Field Trip...

My granddaughter, Tessa Watson, asked me to participate in a school project with her called "Flat Stanley".  You can read about the project here Flat Stanley Project.
We have had great fun taking Flat Stanley to see the sights in South Africa.  Today we made a special trip to a school and met students and teachers who attend and work at one of the oldest schools in South Africa.  

Welcome to Shaw Park Primary School.  As you can see, this is a very old school founded in 1880.  Shaw Park is what they call in Africa a "Farm School" since it is located on rich beautiful farmland.  The drive there is about 15 minutes from the main highway on a dirt road complete with what seemed like thousands of potholes.  Because of the thick growth, it is hard to see homes, but they do exist and children live in them and thus a school.  The school offers boarding for some of the teachers so they do not have to make the 40 minute drive each day, one way,  from Port Alfred.  FYI, the flower on the logo is the National flower of South Africa  flower called King Protea.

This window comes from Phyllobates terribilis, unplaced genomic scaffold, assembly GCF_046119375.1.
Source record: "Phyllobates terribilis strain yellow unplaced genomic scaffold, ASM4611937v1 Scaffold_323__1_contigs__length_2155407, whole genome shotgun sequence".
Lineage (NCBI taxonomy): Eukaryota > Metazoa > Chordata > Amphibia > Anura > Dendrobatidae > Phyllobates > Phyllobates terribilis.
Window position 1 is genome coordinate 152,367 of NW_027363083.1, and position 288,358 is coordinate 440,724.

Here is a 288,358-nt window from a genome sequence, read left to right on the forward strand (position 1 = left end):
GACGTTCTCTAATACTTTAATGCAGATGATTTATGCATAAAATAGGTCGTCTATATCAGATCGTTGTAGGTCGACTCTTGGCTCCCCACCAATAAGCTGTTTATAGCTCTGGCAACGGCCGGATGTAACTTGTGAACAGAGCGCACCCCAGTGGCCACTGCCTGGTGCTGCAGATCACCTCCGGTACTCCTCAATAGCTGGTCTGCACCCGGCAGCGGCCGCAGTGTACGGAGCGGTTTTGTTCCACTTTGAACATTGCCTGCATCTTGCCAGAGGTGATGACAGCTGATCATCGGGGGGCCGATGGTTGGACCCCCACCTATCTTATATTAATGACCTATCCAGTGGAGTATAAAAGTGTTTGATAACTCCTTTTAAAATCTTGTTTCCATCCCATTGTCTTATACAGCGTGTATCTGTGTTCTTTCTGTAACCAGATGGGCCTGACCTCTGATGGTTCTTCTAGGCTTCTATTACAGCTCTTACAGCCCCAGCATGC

This is Africa's version of "morning muster".  Notice all of the white faces at this school.  Farm schools accept students by application, are privately funded, have little or no violence, offer small classes, set a high standard of achievement, and teach in the English language and not the tribal Xhosa (pronounced Kosa) language.  Public schools in Africa have class sizes of up to 60 students per class and set as a passing grade 30%.  Let your imagination roam as you can imagine all the other problems that accompany those standards.

Bouso is will be eight years old on May 7th.  She is a member of our Branch that attends Shaw Park.  She was able to secure a Bursarie (scholarship) to attend from the Johnson & Johnson Company.  Thank you America and the Principal at the school !!!

Each day it is a students job to clean off the chalkboard.  Bet you haven't seen one of these for awhile.

Grade Two at Shaw Park Elementary. 

The Principal is on the left with her some of her staff.

This is the custodian at Shaw Park.  She is standing in the library.  There are a few books on one other wall and that is it.  I nearly cried when I saw this library. We are so blessed in America.   If anyone from Bowler Elementary reads this will you please show this picture to Mr. Hardy and Mrs. Millington.

Playground equipment.
Lunchroom…yup…outdoors!  I am not sure but I think it comes complete with monkeys. (and I don't mean the human ones)
These are the transports that are used each day to carry the students.  Our little Bouso catches the transport at 7:10 every morning and arrives home around 3:30.  The Principal drives one of the transports everyday from Port Alfred.